I’ve been listening to Death of a Whaler by Nerida Newton as an audio book on my way to work each day, and I’m wondering why this book was ignored forI’ve been listening to Death of a Whaler by Nerida Newton as an audio book on my way to work each day, and I’m wondering why this book was ignored for the major awards of its year of publication (2006).
The central character, Flinch, is the ultimate anti-hero. He is short and scrawny; was born with a deformed leg; is jobless and uneducated, has no money and lives in a dingy pastel pink house. He has one pair of jeans that fit him – all the others trail the leg of the pant where one leg is shorter than the other. When he did have a job it was as a whaler – as near as one can be to a pariah in hippie Byron Bay of 1962, (and probably throughout Australia and the civilised world in 2009). He has an ancient ute nicknamed Millie ( what kind of name is that for a bloke to call his car?) but so far is he from the stereotypical Aussie male of heroic ingenuity, that when the ute breaks down, he can’t fix it. His spiteful mother Audrey gave him a miserable childhood, blaming him for her self-imposed loserdom, and it seems as if all of Byron Bay was glad to see the back of her when she died. Oh, and Flinch accidentally killed his best mate, Nate, too…
Flinch could so easily, then, have been a pathetic character and the story maudlin, but the author of The Lambing Flat (1) is too good a writer for that… For Flinch, while a recluse (and who wouldn’t want to be?) and burdened with awful emotional baggage, is no embittered loser. He is his own man. When he meets up with Karma, (who reminds me of Lizzy Dellora (the daffy blonde) in East of Everything ) he eventually overcomes his wariness and enjoys her open friendliness – but he doesn’t for one moment believe in the hippie spirituality stuff and isn’t about to go vegetarian any time soon. Newton portrays his occasional forays into the commune in a mixture of droll humour and awakening hope as he begins to emerge from his self-imposed isolation.
Byron Bay 1962 is as I have never seen it, a tatty, dingy place like so many of those daggy Queensland towns you drive through on your way to somewhere else. Newton has resisted the temptation to wax lyrical about the bay, and has instead chosen to remind us about its past as a whaling station. The innocence of the commune is in stark contrast to Nimbin today: yes, you can still catch a whiff of pot as you stroll through town, but you’re more likely to smell good coffee or to hear cash registers rather than meditational chanting. These scenes are great writing, untainted by that tiresome nostalgia you sometimes hear from people who whinge ‘Oh, you should have been here when it was unspoiled’.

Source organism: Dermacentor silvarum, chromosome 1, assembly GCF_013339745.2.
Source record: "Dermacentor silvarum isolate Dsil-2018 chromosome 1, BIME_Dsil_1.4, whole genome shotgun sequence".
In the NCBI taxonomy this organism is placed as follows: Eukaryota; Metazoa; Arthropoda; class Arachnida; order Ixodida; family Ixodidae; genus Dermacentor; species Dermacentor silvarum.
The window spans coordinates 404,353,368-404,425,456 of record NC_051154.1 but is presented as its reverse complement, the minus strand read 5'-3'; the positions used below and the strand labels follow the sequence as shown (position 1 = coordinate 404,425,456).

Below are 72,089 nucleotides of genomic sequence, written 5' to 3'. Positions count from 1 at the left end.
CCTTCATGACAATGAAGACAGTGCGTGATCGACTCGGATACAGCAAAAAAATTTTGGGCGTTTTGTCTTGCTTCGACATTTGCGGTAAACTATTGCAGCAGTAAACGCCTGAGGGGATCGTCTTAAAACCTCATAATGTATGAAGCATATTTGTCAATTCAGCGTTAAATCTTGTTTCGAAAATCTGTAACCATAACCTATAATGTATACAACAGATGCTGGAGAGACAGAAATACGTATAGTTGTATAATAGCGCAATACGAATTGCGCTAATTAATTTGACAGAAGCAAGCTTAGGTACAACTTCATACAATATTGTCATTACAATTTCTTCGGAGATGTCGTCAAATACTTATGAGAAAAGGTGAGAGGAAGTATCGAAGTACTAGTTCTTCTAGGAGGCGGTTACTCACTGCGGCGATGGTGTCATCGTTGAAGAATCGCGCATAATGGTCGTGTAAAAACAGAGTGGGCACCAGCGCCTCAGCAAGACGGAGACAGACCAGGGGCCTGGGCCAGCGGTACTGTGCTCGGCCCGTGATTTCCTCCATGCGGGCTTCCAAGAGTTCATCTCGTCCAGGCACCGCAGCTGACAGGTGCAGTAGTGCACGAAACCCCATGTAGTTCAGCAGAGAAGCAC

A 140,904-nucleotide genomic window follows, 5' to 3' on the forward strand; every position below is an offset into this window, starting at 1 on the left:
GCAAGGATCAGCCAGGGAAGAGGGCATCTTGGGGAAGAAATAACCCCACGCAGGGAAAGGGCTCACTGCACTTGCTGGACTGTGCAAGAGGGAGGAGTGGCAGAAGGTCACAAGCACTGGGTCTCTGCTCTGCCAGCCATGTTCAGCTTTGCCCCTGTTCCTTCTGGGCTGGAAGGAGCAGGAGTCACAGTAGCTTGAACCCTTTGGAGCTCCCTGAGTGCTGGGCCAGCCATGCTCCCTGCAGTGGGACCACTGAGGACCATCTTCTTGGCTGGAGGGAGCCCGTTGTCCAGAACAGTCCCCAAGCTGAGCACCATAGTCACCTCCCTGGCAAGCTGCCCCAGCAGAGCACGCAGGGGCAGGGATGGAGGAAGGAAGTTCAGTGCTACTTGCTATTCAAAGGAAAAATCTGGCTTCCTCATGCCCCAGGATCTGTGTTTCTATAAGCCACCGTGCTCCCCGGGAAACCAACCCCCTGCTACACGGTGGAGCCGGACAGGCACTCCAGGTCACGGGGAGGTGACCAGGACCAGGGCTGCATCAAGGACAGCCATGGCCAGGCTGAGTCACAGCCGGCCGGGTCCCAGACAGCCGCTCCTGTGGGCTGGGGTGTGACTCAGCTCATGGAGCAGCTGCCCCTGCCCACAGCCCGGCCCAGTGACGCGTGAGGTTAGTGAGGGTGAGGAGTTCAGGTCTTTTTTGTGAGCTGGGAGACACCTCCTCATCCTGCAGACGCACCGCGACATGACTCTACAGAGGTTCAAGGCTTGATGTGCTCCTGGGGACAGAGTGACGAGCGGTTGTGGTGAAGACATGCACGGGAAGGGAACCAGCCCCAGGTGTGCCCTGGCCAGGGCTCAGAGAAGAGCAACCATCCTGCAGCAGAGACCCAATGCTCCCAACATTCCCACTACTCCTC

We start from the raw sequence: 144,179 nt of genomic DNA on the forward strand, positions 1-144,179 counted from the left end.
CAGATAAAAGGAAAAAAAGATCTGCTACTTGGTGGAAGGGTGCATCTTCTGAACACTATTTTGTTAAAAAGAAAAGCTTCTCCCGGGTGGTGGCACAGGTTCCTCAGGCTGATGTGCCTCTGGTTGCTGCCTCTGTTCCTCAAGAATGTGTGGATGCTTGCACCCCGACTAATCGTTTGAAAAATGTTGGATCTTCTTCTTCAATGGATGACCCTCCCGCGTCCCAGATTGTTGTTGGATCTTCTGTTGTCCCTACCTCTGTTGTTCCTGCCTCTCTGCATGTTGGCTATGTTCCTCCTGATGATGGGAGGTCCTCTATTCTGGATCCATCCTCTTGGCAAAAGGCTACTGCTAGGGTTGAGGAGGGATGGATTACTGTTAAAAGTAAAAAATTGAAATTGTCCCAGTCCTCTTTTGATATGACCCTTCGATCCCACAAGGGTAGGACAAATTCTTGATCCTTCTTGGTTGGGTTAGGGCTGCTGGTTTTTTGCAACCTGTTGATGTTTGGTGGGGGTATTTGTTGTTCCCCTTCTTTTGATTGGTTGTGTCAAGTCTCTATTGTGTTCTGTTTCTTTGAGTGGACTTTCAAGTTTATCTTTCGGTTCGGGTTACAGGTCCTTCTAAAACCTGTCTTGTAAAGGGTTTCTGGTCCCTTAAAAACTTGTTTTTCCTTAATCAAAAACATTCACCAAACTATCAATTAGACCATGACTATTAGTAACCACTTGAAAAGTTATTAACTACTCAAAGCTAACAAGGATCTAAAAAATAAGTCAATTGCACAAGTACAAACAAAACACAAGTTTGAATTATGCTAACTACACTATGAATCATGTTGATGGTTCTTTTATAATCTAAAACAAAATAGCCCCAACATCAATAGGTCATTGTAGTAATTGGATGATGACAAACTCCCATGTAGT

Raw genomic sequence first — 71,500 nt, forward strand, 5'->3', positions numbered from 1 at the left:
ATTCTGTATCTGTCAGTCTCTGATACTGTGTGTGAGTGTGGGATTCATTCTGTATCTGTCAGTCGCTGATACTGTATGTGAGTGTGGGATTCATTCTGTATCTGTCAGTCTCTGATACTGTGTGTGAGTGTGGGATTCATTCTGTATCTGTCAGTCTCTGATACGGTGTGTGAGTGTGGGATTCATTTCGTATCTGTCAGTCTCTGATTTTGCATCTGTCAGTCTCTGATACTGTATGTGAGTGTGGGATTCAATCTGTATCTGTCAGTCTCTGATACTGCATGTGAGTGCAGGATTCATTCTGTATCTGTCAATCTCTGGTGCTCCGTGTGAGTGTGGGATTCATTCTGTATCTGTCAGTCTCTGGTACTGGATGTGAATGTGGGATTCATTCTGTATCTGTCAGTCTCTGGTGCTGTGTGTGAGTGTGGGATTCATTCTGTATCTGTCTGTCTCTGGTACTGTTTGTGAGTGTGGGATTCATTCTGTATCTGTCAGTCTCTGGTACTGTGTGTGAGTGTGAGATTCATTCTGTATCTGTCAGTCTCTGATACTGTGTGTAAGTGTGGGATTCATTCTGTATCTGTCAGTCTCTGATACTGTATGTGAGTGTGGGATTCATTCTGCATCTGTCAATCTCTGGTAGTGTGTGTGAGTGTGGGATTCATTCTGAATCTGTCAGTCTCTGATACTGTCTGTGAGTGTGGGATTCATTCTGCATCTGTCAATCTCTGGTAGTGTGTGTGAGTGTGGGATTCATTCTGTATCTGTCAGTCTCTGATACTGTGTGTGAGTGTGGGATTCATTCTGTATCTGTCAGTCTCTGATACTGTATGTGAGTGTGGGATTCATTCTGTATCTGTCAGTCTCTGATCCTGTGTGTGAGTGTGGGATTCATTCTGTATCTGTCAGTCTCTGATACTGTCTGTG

I like most of Australia’s capital cities, but – as many Australians do – I have a special fondness for Hobart. We like it because it is beautiful, inI like most of Australia’s capital cities, but – as many Australians do – I have a special fondness for Hobart. We like it because it is beautiful, intimate in scale and rich in interesting things to do and see. No other capital city lets tourists share such a wealth of treasures without much need of a car; though you need one to explore Mt Wellington, from a B&B in Battery Point I have spent half a dozen happy weekends mooching about on foot in the Salamanca district and the CBD while The Spouse attended conferences, and we were then able to walk to splendid restaurants without fear of a breathalyser to spoil our pleasure in the wine list. Hobart has all of a capital city’s amenities without the traffic, crowds and pollution. You can go to museums and art galleries; concerts and plays; historical tours and markets; and all of it tucked beside the charm of Constitution Dock and under the brooding majesty of Mt Wellington.
Peter Timms’ In Search of Hobart (2009) was the first contribution to the New South City Series; it was followed in due course by Brisbane by Matthew Condon and Sydney by Delia Falconer. I bought Melbourne by Sophie Cunningham when it came out in 2011 and Adelaide by Kerryn Goldsworthy in 2012. Others in the series are Canberra, Alice Springs, Perth and Darwin. My guess is that these books are very popular with tourists: they are compact reading, and can be read between cities on board the plane.
Timms’ is a recent convert to Hobart’s charms: he originally hails from Melbourne but has adopted Hobart as home and his affection for the city shows. Still, he has a criticism or two to offer, but he includes anecdotes and interviews with fellow-Hobartians so there is a diversity of opinion. His own background is as an art curator and critic of note, and – as you’d expect – he has some cross things to say about some of Hobart’s more recent architectural developments.